A thought from The Community on Friday: Since we are, what is now commonly referred to as, social animals, it is naturally expected that meeting friends, mingling with acquaintances and co-workers, is a necessary part of our bodily make-up. But just as any other indulgence like food or drink, excessive socialising bears tremendous harm on our lives and personalities. Things such as longing to meet with people all the time, and whiling time away, even when, for instance, the entire purpose of going to the mosque is to engage in worship, are some of the ill effects of this activity. Being around friends perpetually, robs one of an important resource – time, surprisingly at the expense of family time, learning time and time to retreat to the sanctuary of Allah (SWT) in an act of reflection.
If we closely examine the content of this over socialisation, one would discover abominable “fun” practices such as teasing, jesting, gossiping, allegation and mud slinging and other meaningless talk about who is and who is not rich. Over socialising also taxes the pocket of one or more members in a group as they find it mandatory to select expensive and recreational venues that are excellent to visit occasionally, but burdensome to frequent daily. And so several other evils arise out of this insatiable need to talk. Going to the mosque for prayers and finding people, almost consistently “forgetting” to switch off their phones, ringing phones during salaat or majaalis, and severely, actually answering the phone during aamal nights, are annoying and childish, to say the least.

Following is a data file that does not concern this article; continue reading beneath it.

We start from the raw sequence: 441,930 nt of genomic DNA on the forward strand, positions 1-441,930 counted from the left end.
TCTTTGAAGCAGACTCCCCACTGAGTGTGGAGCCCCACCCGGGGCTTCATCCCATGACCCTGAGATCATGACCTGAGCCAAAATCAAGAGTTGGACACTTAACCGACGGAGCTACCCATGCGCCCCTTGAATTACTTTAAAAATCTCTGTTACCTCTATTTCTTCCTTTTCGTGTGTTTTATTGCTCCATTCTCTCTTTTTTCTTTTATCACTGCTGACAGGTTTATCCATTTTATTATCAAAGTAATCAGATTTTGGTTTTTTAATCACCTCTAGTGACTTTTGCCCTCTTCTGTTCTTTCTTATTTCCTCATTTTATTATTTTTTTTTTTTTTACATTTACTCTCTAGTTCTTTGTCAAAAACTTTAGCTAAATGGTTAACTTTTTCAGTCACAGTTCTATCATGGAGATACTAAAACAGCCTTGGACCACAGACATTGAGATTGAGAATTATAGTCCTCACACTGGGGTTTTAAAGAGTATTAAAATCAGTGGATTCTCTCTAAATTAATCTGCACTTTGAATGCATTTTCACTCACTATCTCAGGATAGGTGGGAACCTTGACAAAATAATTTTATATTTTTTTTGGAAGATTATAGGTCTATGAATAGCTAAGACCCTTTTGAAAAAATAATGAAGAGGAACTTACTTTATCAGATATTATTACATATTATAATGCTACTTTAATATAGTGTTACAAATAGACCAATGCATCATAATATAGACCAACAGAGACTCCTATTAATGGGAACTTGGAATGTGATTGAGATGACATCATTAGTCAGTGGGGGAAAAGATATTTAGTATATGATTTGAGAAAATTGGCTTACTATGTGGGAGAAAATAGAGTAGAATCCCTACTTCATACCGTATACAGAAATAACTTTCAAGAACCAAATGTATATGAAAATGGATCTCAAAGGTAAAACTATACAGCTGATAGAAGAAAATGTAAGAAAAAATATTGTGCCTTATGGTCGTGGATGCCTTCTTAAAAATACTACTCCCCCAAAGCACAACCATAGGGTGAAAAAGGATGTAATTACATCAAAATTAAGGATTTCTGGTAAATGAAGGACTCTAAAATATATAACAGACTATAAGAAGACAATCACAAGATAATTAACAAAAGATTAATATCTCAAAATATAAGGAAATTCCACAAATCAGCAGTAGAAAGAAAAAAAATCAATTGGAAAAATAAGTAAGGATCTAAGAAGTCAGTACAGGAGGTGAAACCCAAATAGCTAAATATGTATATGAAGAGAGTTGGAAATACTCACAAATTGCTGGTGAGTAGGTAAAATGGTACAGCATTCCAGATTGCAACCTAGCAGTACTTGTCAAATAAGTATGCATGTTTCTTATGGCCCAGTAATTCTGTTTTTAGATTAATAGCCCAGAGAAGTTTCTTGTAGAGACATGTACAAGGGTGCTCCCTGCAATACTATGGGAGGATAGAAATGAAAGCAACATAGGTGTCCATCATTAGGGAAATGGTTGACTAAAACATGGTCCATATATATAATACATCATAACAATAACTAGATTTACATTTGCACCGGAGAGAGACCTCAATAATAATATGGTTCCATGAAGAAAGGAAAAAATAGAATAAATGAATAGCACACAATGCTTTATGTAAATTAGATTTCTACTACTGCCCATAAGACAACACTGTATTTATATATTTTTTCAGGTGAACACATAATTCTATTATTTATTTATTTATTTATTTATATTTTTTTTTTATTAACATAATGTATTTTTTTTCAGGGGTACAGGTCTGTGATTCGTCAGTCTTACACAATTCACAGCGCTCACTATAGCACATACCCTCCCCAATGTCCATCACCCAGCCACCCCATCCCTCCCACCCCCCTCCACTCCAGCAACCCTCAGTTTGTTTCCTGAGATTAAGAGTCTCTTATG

Although the days of mobile arrogance are now over, they have been incessantly replaced by mobile addiction. What else can you say when people carrying large phones in their hands to the mosque are constantly opening chat apps to talk, again. An open but rather honestly daft practice, and one that can be observed is when people living under the same roof or having very close relations, go the dreaded mile of wishing each other on social media, as if on purpose to show off their strong bond. What can one conclude apart from these actions to be about attracting attention, or about displaying love and affection in public? And while these individuals clown around their digital toys, the question remains – how much must you talk in your life?
Has it occurred to us that life is fleeting away, we were brought here for a purpose and there isn’t much time remaining? Talking too much simply takes away a person’s honour and dignity and deprives them of learning opportunity. Let us reflect before too late.
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